The Gueller Brothers’ Last Ride

BENGALS: Mitch and Tanner Gueller are the Offensive Stars for Idaho State in Final Season Together
By Aaron VanTuyl
For The Chronicle
POCATELLO, Idaho — Their second stint as gridiron teammates may be coming to an end, but Mitch and Tanner Gueller aren’t going to shed any tears over it.
Not yet, anyway.
The brothers and W.F. West High School products are gearing up for their final season together on Idaho State University’s football team, and celebrated the occasion by representing the Bengals at Big Sky Football Media Days in Spokane last month.
Mitch, the responsible older brother, is a 24-year-old college junior and returning All-Conference first-team wide receiver; Tanner, the goofball little brother, is a redshirt senior and on the Bengals’ top-5 list for career touchdowns, passing yards and completions.
They’ll go their separate ways next summer, but until then they’re enjoying the dream life in Pocatello: Making plays on the field, living under the same roof and chasing an elusive Big Sky championship.

Big Brother
The 2017 season was, by all accounts, a breakout year for Mitch Gueller. The 6-foot-3, 220-pound receiver played in nine games, caught 36 passes for 871 yards and eight touchdowns, caught a school-record 97-yard touchdown pass (thrown by his younger brother) in a win over Portland State, and had four games with over 100 receiving yards.
It all added up to a spot on the Big Sky’s All-Conference first team.
“There’s a lot of good talent in the Big Sky, especially at wide receiver,” he said. “It’s kind of known as an offensive conference, so it’s a huge honor and a big surprise to be picked as one of the best in the conference.”
Part of the jump in production was due, simply, to readjusting to football life. Gueller was selected 54th overall in the 2012 Major League Baseball draft by the Philadelphia Phillies and, when he was released in the spring of 2016, opted to join his little brother in Idaho — and on the football field.
“I kind of got my feet wet the first year,” he said, “and just got more comfortable with it and was given a bigger role, and was fortunate to just fill that.”
Mitch had last played receiver his sophomore year of high school, which was the 2009 season; he started at quarterback for the Bearcats in 2010 and 2011, leading W.F. West to the State 2A semifinals his senior year.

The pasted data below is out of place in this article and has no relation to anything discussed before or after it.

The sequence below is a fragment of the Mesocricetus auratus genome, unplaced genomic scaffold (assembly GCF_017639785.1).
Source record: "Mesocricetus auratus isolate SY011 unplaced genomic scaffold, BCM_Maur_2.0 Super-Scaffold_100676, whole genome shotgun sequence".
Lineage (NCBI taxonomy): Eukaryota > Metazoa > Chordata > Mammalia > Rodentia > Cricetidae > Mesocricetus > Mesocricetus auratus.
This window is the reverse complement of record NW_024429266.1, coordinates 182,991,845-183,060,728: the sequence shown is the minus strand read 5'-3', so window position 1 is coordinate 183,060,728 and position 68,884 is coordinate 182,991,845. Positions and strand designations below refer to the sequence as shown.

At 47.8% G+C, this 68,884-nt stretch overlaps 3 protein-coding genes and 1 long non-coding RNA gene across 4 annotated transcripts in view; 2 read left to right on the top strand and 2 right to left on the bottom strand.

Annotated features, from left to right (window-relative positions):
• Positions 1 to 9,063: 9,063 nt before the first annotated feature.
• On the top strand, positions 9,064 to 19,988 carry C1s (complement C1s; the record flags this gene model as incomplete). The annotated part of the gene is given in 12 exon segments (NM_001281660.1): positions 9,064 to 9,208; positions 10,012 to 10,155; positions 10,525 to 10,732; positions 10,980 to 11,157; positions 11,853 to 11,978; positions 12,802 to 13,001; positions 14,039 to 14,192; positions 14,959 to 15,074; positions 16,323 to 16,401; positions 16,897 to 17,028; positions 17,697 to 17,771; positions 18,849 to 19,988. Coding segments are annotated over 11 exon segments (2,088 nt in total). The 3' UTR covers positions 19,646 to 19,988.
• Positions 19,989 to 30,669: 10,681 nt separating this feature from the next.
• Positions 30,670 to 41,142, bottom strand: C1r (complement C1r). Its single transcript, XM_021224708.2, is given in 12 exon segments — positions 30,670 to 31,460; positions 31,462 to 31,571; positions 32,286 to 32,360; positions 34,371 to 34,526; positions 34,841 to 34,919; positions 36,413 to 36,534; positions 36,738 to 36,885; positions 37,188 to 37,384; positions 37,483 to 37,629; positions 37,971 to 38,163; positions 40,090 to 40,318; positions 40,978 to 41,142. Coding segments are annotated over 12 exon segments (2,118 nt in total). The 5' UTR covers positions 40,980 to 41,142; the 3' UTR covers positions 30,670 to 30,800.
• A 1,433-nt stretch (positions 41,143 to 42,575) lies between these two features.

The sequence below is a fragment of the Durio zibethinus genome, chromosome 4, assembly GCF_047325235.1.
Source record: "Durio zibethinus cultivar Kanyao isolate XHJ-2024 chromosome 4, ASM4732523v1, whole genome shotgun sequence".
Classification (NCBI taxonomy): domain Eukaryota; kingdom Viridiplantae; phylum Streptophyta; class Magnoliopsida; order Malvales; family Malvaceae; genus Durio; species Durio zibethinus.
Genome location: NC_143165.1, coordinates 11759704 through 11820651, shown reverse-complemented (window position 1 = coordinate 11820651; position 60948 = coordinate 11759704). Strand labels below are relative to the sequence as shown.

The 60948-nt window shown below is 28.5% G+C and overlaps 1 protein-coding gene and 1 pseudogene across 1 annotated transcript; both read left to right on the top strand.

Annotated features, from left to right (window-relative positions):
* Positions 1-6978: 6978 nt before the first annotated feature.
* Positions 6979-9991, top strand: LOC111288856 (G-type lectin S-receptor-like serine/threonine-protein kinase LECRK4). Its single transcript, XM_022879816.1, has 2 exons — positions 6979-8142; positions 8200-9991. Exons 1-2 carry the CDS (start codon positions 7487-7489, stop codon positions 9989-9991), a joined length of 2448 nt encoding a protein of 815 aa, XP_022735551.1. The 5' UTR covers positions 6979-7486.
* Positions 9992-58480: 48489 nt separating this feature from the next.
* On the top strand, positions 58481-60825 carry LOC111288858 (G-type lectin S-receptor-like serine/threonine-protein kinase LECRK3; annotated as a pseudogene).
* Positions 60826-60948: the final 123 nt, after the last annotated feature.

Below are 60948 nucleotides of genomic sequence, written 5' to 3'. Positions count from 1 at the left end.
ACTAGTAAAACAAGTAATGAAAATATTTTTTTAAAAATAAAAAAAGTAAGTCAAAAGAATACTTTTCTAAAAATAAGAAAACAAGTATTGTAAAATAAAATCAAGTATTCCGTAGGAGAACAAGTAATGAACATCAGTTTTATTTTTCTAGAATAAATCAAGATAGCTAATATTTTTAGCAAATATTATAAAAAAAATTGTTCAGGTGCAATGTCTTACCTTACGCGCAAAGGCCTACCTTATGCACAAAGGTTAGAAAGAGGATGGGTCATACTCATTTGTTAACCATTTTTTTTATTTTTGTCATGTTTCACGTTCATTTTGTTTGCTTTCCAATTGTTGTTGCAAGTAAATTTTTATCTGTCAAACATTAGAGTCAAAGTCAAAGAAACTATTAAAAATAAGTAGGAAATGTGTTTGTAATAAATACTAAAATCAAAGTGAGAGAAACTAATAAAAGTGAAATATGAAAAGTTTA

“He was looking at seven years removed from running routes, so of course he was rusty,” Tanner said. “He did a good job of getting in the weight room and getting that football strength back. He’s gotten a lot better since he first got here, for sure.”
At 24, he’s also bigger and stronger than he would have been had he gone the football route straight out of high school.
“He’s a different person as a 24-year-old now than 18-year-olds coming in. He’s physically different now,” Tanner said, joking that his brother is the grumpy old man of the team. “I mean, he’s bald. He’s different.”
Still, though, Mitch knows an All-Conference bid isn’t as noteworthy as a few more wins would be.
“The accolades, they are what they are, but at the end of the day they don’t help you win football games,” Mitch said. “Last year I was lucky enough to get the first-team bid, but we have three or four other guys that can have a couple big games in a row, and they’re looking at the same thing.”
Academically, Mitch is in ISU’s business program, majoring in finance and considering a double-major with accounting.
“It’s a great program, and a lot of fun,” he said. “I have great professors and I’m learning a lot, so I have no complaints on the school end of things.”
He also spent his second summer in a row working a day job at Jamba Juice — a position slightly more low-key than his pitching days.
“I’m not so sure I’m cut out for customer service for the rest of my life, but it’s nice to have a little bit of cash, and something to do,” he said. “I had a good time doing it. I’m glad it’s over, though.”

The Little Brother
Tanner Gueller, a redshirt senior, started three games as a redshirt freshman and has been the Bengals’ starter ever since. He’s a fixture in ISU’s career record book with one season to go: third in touchdown passes (47; the record is 64), fifth in passing yards (5,960), fifth in completions (515) and sixth in attempts (901).
“A lot of it’s just a product of starting three games as a freshman and being thrown into things,” he said. “I’ve played a lot of ball, and that’s what happens when you’re in a throwing offense and you end up playing a ton of football.”